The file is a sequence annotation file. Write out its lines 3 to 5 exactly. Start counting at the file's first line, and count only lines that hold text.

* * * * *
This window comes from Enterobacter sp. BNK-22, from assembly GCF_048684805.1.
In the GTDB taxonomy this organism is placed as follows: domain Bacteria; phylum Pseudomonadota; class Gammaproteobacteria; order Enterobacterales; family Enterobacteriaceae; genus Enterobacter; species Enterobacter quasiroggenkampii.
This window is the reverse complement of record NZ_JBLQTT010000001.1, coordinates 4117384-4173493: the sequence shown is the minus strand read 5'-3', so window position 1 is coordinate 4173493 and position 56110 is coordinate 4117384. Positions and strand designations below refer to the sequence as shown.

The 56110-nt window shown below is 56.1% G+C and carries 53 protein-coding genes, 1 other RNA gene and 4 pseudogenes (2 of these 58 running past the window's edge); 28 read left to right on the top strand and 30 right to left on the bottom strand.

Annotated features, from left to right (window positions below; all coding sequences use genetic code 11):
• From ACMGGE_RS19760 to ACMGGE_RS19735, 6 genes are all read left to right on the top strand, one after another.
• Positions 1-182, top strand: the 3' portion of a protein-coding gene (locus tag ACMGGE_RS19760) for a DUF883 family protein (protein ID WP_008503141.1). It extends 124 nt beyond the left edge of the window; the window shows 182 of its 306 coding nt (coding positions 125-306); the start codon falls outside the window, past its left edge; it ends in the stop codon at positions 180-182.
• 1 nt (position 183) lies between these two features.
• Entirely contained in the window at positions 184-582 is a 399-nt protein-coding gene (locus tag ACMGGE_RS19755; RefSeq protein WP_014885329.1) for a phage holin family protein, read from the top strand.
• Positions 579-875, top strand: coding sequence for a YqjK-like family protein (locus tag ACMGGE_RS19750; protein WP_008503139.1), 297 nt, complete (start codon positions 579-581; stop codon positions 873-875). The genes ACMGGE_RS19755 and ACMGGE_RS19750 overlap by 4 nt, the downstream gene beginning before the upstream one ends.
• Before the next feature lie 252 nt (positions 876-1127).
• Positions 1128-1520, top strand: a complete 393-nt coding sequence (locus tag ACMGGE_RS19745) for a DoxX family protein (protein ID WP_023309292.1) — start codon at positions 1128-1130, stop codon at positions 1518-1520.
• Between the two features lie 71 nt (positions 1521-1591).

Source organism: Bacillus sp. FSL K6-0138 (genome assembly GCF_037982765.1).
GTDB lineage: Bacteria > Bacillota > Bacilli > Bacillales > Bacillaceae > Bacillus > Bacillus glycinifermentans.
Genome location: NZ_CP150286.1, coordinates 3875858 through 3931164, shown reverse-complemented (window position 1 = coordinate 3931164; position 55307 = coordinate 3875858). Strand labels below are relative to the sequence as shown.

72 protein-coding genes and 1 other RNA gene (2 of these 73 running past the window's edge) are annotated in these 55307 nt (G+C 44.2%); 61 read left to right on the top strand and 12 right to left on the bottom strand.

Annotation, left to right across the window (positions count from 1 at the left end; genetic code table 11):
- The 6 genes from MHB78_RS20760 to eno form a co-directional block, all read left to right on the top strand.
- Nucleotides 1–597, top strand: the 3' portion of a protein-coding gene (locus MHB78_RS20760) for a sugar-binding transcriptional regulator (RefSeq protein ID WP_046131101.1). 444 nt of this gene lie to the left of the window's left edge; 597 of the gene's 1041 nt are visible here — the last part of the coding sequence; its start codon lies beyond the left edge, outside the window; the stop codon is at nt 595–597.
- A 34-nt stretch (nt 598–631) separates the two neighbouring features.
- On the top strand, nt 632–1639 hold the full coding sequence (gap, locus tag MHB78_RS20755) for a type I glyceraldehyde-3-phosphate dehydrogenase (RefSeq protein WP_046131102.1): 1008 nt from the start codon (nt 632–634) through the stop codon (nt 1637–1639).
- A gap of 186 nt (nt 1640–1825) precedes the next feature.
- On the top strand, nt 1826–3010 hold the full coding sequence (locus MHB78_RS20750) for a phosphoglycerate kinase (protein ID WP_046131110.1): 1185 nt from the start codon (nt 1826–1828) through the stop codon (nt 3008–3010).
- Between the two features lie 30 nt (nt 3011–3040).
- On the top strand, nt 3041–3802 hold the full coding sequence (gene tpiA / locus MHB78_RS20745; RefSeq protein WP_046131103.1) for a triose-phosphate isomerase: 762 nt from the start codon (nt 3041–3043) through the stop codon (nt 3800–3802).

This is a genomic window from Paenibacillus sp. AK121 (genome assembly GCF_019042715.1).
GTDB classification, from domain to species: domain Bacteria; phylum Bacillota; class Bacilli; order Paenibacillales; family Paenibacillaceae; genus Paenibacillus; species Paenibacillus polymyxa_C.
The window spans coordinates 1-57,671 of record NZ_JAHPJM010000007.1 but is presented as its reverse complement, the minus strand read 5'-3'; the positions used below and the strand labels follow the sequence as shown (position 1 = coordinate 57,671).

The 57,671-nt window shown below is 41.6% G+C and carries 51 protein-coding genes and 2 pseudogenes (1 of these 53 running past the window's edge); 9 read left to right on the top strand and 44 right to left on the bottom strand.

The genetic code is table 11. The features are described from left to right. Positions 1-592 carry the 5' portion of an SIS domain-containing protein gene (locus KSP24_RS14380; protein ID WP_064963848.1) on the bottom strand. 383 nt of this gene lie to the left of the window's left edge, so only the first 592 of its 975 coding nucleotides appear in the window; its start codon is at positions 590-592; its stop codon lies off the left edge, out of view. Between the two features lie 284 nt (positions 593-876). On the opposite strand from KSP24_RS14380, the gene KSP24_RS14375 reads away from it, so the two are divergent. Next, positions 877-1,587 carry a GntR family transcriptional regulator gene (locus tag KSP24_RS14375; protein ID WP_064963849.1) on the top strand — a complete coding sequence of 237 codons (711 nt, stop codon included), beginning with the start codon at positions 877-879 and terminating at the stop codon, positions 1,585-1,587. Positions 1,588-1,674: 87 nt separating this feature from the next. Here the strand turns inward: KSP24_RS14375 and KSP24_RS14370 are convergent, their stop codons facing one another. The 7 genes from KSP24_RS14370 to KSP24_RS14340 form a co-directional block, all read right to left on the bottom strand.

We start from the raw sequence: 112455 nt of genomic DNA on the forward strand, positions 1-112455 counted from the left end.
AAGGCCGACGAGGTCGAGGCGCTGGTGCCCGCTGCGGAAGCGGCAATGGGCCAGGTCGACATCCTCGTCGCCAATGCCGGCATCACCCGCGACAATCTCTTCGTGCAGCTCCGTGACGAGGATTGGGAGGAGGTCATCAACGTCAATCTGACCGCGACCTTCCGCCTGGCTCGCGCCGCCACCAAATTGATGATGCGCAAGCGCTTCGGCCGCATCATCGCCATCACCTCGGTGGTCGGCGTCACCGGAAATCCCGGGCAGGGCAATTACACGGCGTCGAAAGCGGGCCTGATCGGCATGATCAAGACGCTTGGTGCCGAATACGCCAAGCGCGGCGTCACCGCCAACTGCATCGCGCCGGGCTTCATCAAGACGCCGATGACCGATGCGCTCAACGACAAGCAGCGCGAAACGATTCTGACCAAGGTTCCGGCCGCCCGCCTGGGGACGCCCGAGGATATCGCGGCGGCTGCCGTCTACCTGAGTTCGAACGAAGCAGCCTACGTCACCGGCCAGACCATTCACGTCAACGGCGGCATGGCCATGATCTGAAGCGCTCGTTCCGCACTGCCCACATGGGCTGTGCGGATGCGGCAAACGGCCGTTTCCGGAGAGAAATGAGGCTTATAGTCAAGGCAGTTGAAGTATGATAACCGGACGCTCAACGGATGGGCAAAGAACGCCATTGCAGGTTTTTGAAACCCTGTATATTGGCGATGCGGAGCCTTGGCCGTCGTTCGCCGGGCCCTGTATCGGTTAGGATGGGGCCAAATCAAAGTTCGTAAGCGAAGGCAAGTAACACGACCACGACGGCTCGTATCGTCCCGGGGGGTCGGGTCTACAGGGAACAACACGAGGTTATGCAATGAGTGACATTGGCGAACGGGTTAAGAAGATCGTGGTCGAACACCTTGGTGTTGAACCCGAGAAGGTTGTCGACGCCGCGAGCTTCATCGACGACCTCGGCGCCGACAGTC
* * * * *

This window is the reverse complement of record NZ_JBLQTT010000001.1, coordinates 4117384-4173493: the sequence shown is the minus strand read 5'-3', so window position 1 is coordinate 4173493 and position 56110 is coordinate 4117384. Positions and strand designations below refer to the sequence as shown.

The 56110-nt window shown below is 56.1% G+C and carries 53 protein-coding genes, 1 other RNA gene and 4 pseudogenes (2 of these 58 running past the window's edge); 28 read left to right on the top strand and 30 right to left on the bottom strand.

Annotated features, from left to right (window positions below; all coding sequences use genetic code 11):